When J.A. Happ broke Curtis Granderson‘s arm in the latter’s first spring training at-bat, it opened up a chasm in the middle of the Yankees defense and lineup, at least for the start of the 2013 season. There have been plenty of angles taken on how the Yankees might replace Granderson, with suggestions ranging from current left fielder Brett Gardner sliding over to center followed by a trade for a veteran corner outfielder such as Alfonso Soriano or Vernon Wells, or additional playing time for non-roster invitees like Matt Diaz and/or Juan Rivera.
But should the Yankees choose to leave Gardner in left field (where he is exceptional, defensively), their best internal candidate to hold down the fort in center field may be Melky Mesa. Let’s get to know him, shall we?
The now 26-year-old Mesa has been in the Yankees farm system for a relative eternity from a prospect standpoint. Extremely raw when he signed out of the Dominican Republic in 2003, Mesa didn’t even make it stateside until 2006, when he was 19. Because of the slow developmental track Mesa has been on from the start, he has been old for every league he’s played in. That would be only a small caveat if he had dominated those leagues, but his .244/.315/.436 career line despite playing against younger competition makes it even more of a red flag that he was brought along slowly.
But Mesa, in what should be his prime, still oozes tools, the kinds of tools that continue to get a player chances.
With a power/speed combo that not a lot of players have, Mesa has been able to accumulate some pretty impressive counting numbers over his seven minor league seasons. If you were in a minor league fantasy league, his 20/20 ability (a plateau he reached last season between Double and Triple-A) would carry enough value to offset his low batting average. Of course, that’s irrelevant here, but it’s a testament to what will help a player continue to get opportunities.
Mesa does hit his share of home runs, having hit 19 or more in three of the past four minor league seasons. He also runs well, stealing at least 18 bases in each of the past four years, despite missing time with injuries. What he also does a lot of is strike out while conversely not drawing anywhere near enough walks. That last sentence, more so than anything else, is why he is 26 and has two major league plate appearances.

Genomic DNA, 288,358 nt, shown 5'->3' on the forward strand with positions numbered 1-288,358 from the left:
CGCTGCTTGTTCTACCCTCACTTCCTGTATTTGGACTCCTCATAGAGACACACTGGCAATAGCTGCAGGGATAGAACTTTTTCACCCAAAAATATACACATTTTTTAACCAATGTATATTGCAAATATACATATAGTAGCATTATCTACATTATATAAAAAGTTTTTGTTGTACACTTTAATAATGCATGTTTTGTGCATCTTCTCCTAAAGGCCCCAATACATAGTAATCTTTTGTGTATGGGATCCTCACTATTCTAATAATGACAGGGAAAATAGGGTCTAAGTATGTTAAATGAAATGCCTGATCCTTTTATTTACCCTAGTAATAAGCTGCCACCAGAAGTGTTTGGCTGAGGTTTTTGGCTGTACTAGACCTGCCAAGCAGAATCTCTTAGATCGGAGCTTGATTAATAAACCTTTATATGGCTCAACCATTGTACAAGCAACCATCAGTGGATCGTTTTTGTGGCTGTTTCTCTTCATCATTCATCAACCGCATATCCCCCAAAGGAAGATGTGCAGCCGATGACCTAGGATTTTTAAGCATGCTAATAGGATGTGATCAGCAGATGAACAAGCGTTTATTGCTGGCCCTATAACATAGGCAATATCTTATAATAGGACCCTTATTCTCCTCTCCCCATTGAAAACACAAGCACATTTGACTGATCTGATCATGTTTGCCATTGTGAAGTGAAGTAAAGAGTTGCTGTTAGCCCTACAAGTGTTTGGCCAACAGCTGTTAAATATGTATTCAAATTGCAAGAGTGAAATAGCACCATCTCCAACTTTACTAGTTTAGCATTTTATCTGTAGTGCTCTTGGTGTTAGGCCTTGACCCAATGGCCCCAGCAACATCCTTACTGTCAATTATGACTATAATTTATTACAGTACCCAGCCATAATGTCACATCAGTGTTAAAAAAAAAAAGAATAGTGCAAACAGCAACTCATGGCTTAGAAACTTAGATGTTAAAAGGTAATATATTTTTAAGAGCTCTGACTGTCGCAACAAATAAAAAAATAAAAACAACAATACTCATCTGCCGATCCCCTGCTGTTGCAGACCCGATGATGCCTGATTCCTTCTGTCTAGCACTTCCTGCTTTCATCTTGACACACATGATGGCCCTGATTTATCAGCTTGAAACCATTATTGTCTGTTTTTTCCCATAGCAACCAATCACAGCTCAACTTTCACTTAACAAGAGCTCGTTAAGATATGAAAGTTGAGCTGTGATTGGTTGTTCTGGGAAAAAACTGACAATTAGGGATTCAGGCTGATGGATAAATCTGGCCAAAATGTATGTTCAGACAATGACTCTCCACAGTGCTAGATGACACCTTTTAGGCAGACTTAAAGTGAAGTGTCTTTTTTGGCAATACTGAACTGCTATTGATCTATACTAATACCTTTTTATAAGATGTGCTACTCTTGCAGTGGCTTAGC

Despite 2,479 minor league plate appearances stateside, Mesa remains a raw player—or perhaps at this point it’s no longer accurate to call him raw. More likely, he’s simply a flawed player. But he can do enough things right to help fill in for the Yankees while Granderson is on the mend.
What Mesa can do is go get the ball in center field. He has always had plus-speed and knows how to use it in the outfield. He also has a strong arm. The Yankees already have two defense-first outfielders penciled in as starters in Gardner and Ichiro Suzuki and certainly weren’t aiming to have a third out there, but at this point, they may not have much of a choice.
Much of their decision-making will come down to how much time Granderson will miss. The initial timetable said a 10-week recovery, which gets into the beginning of May. If it drags on longer than that and doesn’t factor in a rehab stint in the minors—meaning Granderson won’t be back until somewhere closer to Memorial Day—then perhaps the Yankees need to look further into the Soriano-esque options.
Jeff Sullivan of FanGraphs.com has a great breakdown of the effect the time missed by Granderson will have on actual wins and losses, so I won’t get into it here. The Yankees will need to make a decision in the next week or two about whether they plan to take this problem on internally or go outside the organization to fix it. I’d expect Mesa to get plenty of at-bats this spring to help them make that decision.
Realistically, however, for a time period of a month or so, Mesa can do enough things right that he can probably handle the job. He’s not a good hitter—that we know for certain—but his at-bats won’t be completely empty. Offensively, he’s proven that he will run into a home run or two and will steal some bases. Because he’s spent just 33 games in Triple-A, there’s no way the Yankees would be considering him for a major league role of any kind if it weren’t for their new-found predicament, but alas, that’s the situation in which they find themselves.
The Yankees need to—and I’m sure they will—do their due diligence to see what it will cost them to get a player like Soriano or Wells, and if the cost is low enough, that’s probably what they’ll do. But at least in the case of Soriano, the price is likely to be high enough to make them hesitate, and make it worth giving Mesa a strong look this spring.
Mesa is far from a perfect player, and it’s likely that he’ll never warrant everyday playing time, but he does enough things well on the field that he shouldn’t kill the Yankees as a fill in for a month and a half.